Knee pain is something nearly every person experiences at one point or another, usually related to a particular injury or provocative activity, such as lots of kneeling for spring planting in the yard or playing the occasional game of basketball. How do you know the difference between a serious injury versus simple overuse? The causes of knee pain typically fall into one of three categories: traumatic, overuse, and degenerative.
Traumatic is self-explanatory; a fall, collision, twist, or awkward landing can create enough force to damage the structures inside the joint. When this type of damage occurs, the person may experience severe and immediate swelling, severe pain, a loss of ability to move the joint, and an inability to bear weight through the limb; a safe bet is when two of the three exist, the person should seek medical attention from a physician and/or physical therapist immediately. Attempting to “walk it off” is not recommended.
An overuse injury can be a little tougher to recognize. Starting a fitness program or a dramatic change in a person’s activity level (more or less) can provoke this type of pain. So can rapid increases in body weight, such as pregnancy. Adolescents who are going through growth spurts will often have pain in the knees because of changes in the way the muscles and joint function together. The pain may show up immediately or gradually, appearing more and more frequently until it is constant. Swelling may appear but is typically not severe and disappears overnight. Depending on the structure inside the knee that is taking the abuse, surgery may be needed, but many times this is treated quickly and effectively with a short course of rest, stretching and strengthening.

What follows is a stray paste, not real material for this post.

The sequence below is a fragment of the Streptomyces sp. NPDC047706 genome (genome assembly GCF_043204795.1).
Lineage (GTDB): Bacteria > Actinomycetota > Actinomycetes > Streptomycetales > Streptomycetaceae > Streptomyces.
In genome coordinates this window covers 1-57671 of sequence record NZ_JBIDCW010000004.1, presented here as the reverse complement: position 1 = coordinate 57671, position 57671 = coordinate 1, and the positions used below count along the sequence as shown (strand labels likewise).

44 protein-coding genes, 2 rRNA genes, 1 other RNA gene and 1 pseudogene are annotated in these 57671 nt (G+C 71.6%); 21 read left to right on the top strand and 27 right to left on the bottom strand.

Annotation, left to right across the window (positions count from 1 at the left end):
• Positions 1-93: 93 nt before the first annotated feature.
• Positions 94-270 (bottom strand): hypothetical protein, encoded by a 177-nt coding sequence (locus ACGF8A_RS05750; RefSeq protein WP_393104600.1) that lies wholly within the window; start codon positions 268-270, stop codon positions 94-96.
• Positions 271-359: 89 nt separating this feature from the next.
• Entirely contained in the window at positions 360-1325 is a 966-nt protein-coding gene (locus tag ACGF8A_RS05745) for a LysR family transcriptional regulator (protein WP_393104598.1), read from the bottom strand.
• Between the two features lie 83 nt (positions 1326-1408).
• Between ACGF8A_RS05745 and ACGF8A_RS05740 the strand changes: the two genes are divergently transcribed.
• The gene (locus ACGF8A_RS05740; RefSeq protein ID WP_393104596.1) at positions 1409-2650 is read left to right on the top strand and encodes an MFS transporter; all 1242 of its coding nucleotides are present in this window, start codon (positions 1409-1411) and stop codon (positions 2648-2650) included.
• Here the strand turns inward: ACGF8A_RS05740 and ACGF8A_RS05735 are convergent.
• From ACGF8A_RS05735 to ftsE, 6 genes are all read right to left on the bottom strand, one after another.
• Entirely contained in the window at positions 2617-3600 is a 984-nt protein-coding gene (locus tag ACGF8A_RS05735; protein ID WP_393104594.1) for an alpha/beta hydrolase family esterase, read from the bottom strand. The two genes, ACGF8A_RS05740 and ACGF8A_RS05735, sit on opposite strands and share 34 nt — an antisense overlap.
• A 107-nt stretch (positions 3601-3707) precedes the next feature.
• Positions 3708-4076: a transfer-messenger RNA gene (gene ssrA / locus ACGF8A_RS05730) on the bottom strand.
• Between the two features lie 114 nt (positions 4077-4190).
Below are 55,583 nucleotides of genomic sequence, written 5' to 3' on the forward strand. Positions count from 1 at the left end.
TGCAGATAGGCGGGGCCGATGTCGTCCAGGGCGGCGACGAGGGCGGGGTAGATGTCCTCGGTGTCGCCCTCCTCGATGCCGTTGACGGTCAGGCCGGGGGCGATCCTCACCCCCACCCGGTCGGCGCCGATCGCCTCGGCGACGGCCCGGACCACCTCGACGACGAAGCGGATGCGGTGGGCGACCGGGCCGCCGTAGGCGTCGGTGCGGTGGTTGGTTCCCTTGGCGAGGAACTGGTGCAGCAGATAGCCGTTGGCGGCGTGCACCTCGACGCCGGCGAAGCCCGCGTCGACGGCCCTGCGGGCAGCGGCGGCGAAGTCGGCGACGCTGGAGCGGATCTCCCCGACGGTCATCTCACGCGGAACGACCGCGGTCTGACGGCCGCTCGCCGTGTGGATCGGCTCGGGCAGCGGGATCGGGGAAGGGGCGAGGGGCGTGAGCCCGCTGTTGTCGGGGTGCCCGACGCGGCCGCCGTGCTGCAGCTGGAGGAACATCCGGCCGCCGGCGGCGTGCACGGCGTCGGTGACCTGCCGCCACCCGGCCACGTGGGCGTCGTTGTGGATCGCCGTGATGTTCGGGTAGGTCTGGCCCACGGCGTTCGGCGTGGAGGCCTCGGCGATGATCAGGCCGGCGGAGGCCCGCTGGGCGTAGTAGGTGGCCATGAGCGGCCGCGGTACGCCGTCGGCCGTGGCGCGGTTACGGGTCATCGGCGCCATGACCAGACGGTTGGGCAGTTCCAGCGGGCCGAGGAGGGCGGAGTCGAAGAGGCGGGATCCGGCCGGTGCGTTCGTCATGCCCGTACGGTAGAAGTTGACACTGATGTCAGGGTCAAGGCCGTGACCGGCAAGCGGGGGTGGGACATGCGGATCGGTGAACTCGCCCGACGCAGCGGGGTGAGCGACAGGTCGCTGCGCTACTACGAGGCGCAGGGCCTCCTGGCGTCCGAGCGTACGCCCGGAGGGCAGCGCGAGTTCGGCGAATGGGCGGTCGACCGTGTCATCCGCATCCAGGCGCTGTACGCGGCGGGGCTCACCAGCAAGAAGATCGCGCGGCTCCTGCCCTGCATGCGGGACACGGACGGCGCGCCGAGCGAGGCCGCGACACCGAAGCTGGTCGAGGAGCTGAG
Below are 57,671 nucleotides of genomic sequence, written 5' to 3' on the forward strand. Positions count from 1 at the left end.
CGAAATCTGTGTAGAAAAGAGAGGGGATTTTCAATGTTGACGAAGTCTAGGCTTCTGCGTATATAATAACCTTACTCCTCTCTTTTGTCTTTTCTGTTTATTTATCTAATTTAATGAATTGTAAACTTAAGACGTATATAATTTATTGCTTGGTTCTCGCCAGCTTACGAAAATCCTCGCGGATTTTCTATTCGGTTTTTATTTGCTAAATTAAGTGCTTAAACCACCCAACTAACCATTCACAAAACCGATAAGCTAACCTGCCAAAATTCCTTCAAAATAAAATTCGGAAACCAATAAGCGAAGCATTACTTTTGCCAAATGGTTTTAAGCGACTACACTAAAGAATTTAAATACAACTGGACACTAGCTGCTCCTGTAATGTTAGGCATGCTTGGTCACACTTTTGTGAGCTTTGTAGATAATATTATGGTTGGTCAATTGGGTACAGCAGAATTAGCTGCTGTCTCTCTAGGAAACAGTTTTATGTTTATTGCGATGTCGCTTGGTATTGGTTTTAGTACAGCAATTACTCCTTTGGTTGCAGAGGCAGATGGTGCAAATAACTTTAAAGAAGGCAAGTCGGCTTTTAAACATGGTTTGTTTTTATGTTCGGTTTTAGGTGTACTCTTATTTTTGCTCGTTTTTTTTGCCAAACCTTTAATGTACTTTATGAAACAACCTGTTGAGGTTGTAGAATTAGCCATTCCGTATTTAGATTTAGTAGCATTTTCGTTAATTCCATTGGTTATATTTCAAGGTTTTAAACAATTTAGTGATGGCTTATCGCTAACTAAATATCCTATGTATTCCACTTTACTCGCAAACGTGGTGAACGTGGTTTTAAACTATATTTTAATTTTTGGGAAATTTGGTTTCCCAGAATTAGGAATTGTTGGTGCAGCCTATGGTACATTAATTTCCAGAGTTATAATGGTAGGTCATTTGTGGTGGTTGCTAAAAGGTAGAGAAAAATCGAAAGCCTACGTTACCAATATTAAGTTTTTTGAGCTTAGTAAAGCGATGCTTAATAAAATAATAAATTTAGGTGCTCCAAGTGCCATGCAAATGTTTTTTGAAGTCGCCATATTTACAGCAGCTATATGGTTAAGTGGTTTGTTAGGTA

“Degenerative” describes the normal changes our joints experience with aging, specifically thinning of the articular cartilage and the loss of quality in the soft tissue of the joint. Knee pain from degenerative changes generally does not produce swelling and is provoked by remaining in one position for a great deal of time.
Besides pain, a problem within the knee (or any joint) will also cause the muscles around the joint to stop working effectively. Over time this will produce a loss of muscle size as well as a loss of control of the joint. The longer the joint remains untreated, the more severe the muscle atrophy and loss in function will become. Other joints may become painful as a result, particularly the areas above and below the injured joint or the opposite side. Medical treatment should begin before the body learns bad movement patterns.
Unless severe structural damage is present, a course of physical therapy will often be successful in getting rid of pain and restoring a person’s usual activity level. Any physician can refer to physical therapy and in many states no referral is required; in most cases, the therapist can make an accurate assessment of the problem and begin treatment immediately. If the problem is severe enough that a specialist should be involved, the therapist can facilitate the referral and also make recommendations for any diagnostic testing.